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Wall Street was in the red at the halfway point on Friday as a long weekend for US investors beckoned.

A flare up in trade tension between the US and China weighed on markets on Thursday, which prompted the S&P 500 to end a four-session winning streak and a string of record high closes. Earlier in the week, a breakthrough on a trade deal between the US and Mexico had given investor sentiment a boost.

The back half of the week was dominated by renewed concerns about emerging markets, with Argentina in the spotlight. The country’s central bank took the drastic step of raising interest rates to prop up the peso, which had taken a tumble after Argentina asked for the release of funds from the IMF to be sped up.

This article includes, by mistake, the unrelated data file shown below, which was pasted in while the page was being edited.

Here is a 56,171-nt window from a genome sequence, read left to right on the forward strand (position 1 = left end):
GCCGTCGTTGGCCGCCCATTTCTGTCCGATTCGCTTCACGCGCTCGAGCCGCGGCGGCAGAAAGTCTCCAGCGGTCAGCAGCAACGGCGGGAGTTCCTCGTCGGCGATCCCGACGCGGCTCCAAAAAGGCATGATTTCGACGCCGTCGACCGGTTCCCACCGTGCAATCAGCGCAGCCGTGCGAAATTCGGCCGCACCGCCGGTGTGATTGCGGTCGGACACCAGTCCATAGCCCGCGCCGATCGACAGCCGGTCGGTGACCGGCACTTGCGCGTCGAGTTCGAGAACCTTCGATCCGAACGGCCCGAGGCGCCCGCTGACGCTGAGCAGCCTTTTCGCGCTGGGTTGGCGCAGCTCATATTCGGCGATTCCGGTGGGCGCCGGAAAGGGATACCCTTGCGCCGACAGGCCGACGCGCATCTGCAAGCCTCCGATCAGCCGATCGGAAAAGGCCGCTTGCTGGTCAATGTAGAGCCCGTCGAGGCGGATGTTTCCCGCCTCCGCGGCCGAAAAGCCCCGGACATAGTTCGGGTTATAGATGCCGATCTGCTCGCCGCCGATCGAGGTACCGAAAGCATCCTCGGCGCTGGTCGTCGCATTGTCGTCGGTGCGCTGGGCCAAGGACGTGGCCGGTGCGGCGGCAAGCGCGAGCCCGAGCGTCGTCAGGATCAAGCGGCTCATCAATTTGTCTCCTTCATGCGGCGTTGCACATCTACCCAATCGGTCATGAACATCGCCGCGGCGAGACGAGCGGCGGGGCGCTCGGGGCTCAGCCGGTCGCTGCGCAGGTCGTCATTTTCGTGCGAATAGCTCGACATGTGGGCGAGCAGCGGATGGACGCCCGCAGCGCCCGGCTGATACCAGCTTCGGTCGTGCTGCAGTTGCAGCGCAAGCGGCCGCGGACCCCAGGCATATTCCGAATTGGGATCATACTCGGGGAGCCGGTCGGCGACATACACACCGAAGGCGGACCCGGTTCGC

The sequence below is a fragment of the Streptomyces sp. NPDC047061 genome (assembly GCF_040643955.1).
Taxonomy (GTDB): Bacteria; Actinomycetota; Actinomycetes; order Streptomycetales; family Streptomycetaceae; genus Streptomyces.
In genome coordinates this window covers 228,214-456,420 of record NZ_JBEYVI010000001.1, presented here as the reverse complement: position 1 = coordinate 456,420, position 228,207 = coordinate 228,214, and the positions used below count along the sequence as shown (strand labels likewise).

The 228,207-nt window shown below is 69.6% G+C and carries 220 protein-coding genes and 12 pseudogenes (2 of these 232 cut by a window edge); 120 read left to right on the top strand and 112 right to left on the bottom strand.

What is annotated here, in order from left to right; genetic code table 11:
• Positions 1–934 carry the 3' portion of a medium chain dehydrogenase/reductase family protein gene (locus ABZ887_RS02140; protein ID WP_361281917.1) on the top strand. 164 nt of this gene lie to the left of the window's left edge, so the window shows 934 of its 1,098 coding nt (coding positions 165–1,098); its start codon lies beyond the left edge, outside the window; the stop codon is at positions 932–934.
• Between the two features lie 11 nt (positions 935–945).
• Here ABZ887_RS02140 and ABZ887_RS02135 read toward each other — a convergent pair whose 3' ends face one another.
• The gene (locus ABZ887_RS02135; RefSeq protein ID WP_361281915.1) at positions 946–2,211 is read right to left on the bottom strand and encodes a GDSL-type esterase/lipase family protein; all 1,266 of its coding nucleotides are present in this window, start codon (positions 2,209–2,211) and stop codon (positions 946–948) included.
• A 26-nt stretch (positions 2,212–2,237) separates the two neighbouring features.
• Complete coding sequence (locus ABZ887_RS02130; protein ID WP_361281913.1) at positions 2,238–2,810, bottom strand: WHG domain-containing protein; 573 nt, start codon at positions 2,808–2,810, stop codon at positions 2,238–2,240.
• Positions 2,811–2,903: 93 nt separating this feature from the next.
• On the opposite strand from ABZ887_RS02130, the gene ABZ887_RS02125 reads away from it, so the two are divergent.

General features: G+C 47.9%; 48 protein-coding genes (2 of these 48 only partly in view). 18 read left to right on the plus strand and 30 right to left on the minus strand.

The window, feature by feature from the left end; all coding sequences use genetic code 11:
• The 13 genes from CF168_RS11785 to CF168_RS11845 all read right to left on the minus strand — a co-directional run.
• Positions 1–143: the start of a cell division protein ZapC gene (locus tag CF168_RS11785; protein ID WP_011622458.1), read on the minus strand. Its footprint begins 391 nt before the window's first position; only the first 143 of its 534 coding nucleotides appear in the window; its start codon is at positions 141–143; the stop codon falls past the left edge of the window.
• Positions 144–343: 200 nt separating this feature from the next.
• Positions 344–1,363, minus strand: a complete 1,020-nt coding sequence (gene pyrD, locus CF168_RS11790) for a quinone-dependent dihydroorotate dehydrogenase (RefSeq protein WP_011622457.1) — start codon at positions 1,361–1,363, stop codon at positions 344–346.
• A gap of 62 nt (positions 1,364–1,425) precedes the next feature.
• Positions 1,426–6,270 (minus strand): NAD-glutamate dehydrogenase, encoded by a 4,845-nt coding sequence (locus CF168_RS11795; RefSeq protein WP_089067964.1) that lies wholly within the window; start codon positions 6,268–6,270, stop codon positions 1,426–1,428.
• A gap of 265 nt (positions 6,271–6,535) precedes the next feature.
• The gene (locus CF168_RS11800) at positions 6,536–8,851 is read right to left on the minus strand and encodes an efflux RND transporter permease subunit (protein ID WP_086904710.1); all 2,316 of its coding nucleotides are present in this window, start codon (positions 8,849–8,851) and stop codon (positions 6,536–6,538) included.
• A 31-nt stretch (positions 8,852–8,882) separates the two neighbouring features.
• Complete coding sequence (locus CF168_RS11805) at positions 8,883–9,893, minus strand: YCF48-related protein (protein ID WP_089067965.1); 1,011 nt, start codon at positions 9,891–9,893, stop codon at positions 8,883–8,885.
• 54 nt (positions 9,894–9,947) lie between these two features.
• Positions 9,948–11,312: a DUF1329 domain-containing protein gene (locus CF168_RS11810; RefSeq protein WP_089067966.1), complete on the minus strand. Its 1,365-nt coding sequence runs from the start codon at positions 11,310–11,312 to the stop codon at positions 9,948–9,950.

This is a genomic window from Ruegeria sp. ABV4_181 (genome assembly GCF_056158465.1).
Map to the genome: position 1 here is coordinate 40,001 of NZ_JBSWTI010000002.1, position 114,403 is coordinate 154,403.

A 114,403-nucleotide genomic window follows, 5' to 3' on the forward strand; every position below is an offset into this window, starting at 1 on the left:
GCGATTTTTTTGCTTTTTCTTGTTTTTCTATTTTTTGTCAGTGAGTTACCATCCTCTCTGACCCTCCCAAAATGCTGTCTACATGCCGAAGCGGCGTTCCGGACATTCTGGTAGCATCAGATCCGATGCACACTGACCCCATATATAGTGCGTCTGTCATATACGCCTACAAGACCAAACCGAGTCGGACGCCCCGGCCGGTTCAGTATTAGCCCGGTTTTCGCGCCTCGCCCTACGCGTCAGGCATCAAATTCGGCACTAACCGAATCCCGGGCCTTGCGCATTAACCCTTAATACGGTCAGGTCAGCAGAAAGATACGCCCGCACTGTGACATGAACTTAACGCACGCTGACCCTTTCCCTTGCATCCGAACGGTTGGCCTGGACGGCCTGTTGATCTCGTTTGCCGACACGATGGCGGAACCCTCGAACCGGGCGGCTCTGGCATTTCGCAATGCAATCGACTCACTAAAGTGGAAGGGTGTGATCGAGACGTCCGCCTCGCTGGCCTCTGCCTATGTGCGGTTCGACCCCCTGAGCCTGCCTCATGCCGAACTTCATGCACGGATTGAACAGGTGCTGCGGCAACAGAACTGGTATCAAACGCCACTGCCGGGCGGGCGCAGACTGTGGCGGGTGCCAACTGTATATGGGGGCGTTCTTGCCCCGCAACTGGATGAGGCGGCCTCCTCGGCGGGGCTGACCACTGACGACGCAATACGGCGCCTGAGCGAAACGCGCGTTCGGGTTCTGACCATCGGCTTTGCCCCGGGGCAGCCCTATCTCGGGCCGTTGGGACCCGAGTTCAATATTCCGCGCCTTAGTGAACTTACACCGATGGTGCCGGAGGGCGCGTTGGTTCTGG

At lunchtime on Friday, the S&P 500 was down about ¼ of 1 per cent, while the Dow Jones Industrial Average shed ⅓ of 1 per cent and the Nasdaq Composite clung to a 0.1 per cent gain.

Energy was the worst-performing sector in the S&P 500, down 1.1 per cent, followed by telecommunications, down 0.7 per cent, and utilities, down 0.6 per cent. Consumer cyclicals, up 0.2 per cent, were the only sector in the black.

With emerging markets currencies under pressure, the dollar gained ground. The DXY index, which tracks the greenback against a basket of global peers, was at its highest in a week, up 0.5 per cent at 95.192.

Government bonds remained in favour, with the yield on the benchmark 10-year US Treasury down 2 basis points at 2.8404 per cent. Yields fall as bond prices rise.

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